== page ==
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Border Patrol's Little Known Weapon Against Illegal Crossings: Roads

Julio Rosas/Townhall

When people think about border security, they often think about walls, vehicle barriers, U.S. Customs and Border Protection (CBP), and video cameras. What is often not thought about, but is still vital for agents to secure the border, are roads.

Paved roads are a common feature throughout the U.S., along with those darn potholes, and are something we take for granted, but not the agents who are tasked with responding to border incursions.

In each of the CBP sectors I visited for Townhall, all agents I spoke with highlighted the importance of having something as simple as a road. It's also a reason why CBP agents want more walls along the border since construction workers need roads to get their material and vehicles to the area to build.

The reason for CBP agents' high regard for roads is simple, while it is half the battle to spot someone trying to illegally cross the U.S.-Mexico border, the other half is simply trying to get to the area the border crossers are in to take them into custody.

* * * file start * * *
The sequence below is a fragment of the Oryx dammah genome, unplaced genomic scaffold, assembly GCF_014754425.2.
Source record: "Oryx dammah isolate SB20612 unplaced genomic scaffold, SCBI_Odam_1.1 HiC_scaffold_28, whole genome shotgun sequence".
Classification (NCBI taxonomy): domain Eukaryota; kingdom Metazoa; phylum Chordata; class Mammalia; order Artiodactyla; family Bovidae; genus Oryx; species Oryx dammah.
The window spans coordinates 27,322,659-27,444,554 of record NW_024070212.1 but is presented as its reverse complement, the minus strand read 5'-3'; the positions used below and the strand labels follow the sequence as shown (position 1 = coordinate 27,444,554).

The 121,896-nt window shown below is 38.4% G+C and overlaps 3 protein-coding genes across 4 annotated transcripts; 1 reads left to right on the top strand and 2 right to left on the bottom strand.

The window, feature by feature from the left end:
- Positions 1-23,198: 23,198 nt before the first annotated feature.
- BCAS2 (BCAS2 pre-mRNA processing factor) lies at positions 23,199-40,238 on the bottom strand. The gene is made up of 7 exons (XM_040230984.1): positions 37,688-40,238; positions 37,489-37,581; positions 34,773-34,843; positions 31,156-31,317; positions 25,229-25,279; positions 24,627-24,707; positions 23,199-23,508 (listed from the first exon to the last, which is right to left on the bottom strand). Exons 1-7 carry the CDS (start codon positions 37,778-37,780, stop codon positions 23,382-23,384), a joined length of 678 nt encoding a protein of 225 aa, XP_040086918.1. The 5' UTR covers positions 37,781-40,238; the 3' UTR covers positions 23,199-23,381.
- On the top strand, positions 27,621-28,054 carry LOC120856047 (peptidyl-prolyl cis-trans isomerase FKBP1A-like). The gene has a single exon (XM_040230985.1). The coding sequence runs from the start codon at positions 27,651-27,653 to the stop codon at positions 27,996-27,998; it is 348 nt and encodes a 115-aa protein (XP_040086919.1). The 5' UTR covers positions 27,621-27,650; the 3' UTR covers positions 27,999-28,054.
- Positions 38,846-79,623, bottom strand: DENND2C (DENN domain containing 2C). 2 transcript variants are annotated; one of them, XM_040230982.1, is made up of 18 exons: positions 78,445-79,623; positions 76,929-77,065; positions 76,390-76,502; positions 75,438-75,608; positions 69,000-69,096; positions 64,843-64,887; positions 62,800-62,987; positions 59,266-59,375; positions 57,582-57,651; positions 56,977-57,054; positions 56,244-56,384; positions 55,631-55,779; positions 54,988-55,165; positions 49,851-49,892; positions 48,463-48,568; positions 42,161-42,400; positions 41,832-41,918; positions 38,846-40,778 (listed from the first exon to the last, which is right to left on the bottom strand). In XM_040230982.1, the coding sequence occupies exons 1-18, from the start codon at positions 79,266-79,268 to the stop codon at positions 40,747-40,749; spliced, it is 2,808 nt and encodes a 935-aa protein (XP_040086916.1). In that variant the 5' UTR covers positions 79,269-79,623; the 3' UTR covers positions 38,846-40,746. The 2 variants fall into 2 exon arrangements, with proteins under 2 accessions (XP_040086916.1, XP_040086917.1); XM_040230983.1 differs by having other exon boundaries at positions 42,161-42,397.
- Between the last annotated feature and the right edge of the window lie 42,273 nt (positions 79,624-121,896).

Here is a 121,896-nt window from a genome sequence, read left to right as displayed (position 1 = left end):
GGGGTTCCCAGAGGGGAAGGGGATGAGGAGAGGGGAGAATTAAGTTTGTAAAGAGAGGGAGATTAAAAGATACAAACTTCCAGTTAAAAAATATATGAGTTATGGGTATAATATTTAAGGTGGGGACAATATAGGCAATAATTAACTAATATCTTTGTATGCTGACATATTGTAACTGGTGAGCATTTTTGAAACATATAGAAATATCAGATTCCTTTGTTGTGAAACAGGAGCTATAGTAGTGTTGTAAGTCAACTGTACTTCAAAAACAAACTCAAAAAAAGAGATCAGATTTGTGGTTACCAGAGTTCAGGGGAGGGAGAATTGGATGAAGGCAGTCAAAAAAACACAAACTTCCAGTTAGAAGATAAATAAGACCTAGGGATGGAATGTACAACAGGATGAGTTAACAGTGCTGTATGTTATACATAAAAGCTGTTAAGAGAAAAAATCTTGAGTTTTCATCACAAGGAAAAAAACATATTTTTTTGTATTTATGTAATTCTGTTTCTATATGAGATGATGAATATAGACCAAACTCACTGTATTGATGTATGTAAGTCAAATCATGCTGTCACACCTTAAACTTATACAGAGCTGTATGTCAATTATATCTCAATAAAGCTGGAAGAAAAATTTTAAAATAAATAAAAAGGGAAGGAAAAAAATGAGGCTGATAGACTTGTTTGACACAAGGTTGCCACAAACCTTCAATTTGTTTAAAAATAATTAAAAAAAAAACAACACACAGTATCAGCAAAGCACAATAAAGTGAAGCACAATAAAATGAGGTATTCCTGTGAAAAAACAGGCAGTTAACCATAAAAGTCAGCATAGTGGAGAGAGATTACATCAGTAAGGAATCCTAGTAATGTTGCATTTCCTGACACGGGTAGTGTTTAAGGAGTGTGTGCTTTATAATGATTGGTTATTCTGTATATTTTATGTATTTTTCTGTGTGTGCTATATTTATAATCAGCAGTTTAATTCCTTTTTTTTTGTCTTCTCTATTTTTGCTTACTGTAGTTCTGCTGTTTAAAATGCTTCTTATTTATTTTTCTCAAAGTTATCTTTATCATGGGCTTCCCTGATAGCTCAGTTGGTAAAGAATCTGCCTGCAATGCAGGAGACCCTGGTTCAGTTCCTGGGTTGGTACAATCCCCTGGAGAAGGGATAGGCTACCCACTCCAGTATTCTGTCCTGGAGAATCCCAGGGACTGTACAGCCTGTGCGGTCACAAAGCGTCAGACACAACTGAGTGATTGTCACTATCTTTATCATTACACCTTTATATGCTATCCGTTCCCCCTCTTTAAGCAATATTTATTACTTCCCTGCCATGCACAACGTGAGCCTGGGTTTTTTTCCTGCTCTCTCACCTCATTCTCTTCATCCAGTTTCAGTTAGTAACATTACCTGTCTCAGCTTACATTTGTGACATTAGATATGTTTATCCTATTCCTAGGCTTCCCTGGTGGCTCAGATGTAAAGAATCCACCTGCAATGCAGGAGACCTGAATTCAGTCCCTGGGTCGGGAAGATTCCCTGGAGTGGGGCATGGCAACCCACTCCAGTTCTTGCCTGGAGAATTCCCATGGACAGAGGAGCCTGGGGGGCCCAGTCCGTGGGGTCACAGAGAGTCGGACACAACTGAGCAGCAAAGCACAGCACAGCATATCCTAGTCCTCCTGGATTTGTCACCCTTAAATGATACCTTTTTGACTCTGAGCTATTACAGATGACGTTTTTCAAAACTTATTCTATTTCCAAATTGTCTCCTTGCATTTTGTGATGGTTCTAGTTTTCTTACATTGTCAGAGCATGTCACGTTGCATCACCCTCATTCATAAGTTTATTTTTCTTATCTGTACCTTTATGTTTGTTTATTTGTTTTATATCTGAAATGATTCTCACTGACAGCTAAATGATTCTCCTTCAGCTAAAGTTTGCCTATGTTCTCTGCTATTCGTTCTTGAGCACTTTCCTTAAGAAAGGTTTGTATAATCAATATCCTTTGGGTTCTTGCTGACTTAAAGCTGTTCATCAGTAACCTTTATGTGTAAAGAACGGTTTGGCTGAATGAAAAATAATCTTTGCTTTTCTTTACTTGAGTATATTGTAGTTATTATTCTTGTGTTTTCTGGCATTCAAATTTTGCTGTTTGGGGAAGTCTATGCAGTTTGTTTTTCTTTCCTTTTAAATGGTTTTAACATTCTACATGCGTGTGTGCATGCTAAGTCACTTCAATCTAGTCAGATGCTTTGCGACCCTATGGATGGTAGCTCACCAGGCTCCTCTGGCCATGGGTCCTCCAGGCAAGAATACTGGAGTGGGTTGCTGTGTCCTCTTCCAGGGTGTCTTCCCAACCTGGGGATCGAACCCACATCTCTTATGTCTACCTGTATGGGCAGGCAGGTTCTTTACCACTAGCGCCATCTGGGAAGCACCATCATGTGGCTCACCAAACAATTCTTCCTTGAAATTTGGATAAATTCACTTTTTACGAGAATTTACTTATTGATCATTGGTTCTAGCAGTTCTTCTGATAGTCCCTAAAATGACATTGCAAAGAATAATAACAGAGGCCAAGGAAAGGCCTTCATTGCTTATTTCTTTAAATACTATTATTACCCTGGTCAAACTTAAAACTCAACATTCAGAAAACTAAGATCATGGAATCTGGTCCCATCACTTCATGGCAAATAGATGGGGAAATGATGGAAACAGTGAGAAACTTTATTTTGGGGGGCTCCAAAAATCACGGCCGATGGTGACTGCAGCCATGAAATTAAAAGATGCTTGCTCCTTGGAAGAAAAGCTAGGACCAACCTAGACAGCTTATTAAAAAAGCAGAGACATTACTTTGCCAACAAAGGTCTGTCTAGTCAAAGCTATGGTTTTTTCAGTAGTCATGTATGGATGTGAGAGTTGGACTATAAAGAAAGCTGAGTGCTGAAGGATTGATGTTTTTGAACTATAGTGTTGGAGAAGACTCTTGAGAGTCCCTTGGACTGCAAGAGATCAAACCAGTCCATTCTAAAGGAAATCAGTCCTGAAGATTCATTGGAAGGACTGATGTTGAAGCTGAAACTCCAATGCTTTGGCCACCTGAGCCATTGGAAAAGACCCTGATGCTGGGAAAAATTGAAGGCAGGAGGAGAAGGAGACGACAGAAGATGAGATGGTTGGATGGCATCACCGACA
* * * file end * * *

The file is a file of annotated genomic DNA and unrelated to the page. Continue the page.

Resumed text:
(Recently built road in the Laredo Sector.)

The Laredo Sector had the least amount of roads that run directly parallel to the Rio Grande River in the areas I visited. Prior to the few milage of road they now have, CBP agent Gregorio Madrigal said they would have to park in the nearby neighborhoods and hoof it into the dense bushes and grass, consuming valuable time. 

The roads along the border also means agents have terrain that causes footprints they can use to see if anyone was recently in the area.

(Road running parallel to border wall in the El Paso Sector)

The El Paso Sector recently had roads built in previous areas where it was almost impossible to drive through without getting vehicles stuck in the deep sand or steep hills. 

   (The road that runs in between the two walls in the San Diego Sector.)

The San Diego Sector had roads installed in an area nicknamed "Smuggler's Gulch," making it a lot safer for agents to respond to in the deep valley. In most areas of the sector, border agents enjoy having a road in between the two border walls, cutting down their response time to border incursions.

U.S. Border Patrol spokesman Theron Francisco said roads are a vital part to their multifaceted approach for securing the border, along with light posts, camera towers, and underground sensors.


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